Posts Tagged ‘Wharf Street Galaxy Band’

Christopher Nosnibor

I know very little about this release, at least in terms of specifics. I do know that it’s the work of the prodigious John Tuffen, who also performs as part of Neuschlaufen and Wharf Street Galaxy Band amongst others. I know its physical edition is in a hand-numbered run of 50 CD-R, housed in a paper foldover sleeve in a PVC wallet, with an appropriately blank image by way of cover art. There’s a bleak, quasi-modernist feel to the night-shot photograph of a structure constructed as some kind of shelter. But a shelter without people and a car-park without car is simply dead space. One Year, Two Days is a night-time work. Recorded at night (we’ll return to that shortly), it’s the soundtrack to empty spaces and time without people. And abstract as the sound sequence are on One Year; Two Days, it’s reasonable to summarise the project as a work about time and space and a certain absence.

I do know that John likes his kit, and to fiddle with it, and that a lot of his works are ‘project’ based, centred around either a piece of equipment (e.g. 808 // Whammy (2016) and Field Memory Recorder (2017) recorded exclusively with a novation circuit) or specific times / locations. I also know that John has been working under the Namke Communications moniker for some seventeen years now, and has built quite a body of experimental work in this guise.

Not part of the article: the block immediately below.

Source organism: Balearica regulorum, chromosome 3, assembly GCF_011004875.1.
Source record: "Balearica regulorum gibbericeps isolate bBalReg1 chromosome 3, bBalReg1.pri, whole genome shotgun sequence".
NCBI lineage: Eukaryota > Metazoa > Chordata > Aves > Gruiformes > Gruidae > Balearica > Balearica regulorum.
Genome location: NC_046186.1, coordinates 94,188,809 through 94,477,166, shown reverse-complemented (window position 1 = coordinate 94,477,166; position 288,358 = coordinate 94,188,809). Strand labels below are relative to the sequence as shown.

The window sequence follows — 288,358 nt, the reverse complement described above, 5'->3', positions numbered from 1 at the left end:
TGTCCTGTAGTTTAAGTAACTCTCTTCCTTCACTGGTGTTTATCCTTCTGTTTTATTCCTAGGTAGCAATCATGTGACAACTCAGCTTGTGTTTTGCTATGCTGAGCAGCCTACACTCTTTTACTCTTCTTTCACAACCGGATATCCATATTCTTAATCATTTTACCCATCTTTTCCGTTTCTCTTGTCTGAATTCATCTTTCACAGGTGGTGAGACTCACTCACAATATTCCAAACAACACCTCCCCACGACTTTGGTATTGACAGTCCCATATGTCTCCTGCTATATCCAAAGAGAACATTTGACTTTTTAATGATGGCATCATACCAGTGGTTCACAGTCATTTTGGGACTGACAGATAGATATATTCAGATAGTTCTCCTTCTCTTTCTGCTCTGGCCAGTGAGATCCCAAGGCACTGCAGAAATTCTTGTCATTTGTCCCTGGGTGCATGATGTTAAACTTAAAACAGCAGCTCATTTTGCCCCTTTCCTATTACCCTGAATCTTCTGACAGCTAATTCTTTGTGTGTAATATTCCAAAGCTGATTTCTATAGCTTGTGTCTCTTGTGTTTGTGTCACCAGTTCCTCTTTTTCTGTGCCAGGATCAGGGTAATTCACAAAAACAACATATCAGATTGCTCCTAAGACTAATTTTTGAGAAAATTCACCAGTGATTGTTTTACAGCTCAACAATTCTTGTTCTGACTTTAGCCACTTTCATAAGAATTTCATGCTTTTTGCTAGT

The track titles are simply dates and times, and show that the four pieces were recorded over two days in 2016 – as the EP’s title suggests. In some ways, it marks a continuation of the 365/2015 project, which saw Tuffen record – and release – a track a day for the entirety of 2015.

This project and its predecessor provide a considerable insight into Tuffen’s creative modus operandi, which could equally be described as a work ethic. It’s one I can personally relate to, as I strive to produce and publish at least one review a day. This does, of course, raise the inevitable question about quality control, but there are two very different positions on creativity: the first suggests creativity is something which cannot be controlled, is spontaneous. It says you have to wait or the moment, the idea, the impulse. To wait and to go with the flow. The second says that creativity is like a muscle: the more you do, the more you’re able. In time, quantity begets quality as a committed, systematic approach to making art.

‘2016-08-08-2202’ sets the tone, a distorting oscillation provides the backdrop to creeping notes which gradually rise majestically before bleeding into ‘2016-08-08-2318’. It may be growing later, but the mood grows marginally lighter. The sequencing of the tracks is a major factor in the listening experience here, as there is an overall arc from beginning to end. The mid-section, as represented by ‘2016-08-10-1909’ transitions into hushed ambience, before fragmenting into darker territory with fractured distortion and dislocation taking hold. Eventually, it spins into hovering metallic drones, the frequencies touching on the teeth-jangling.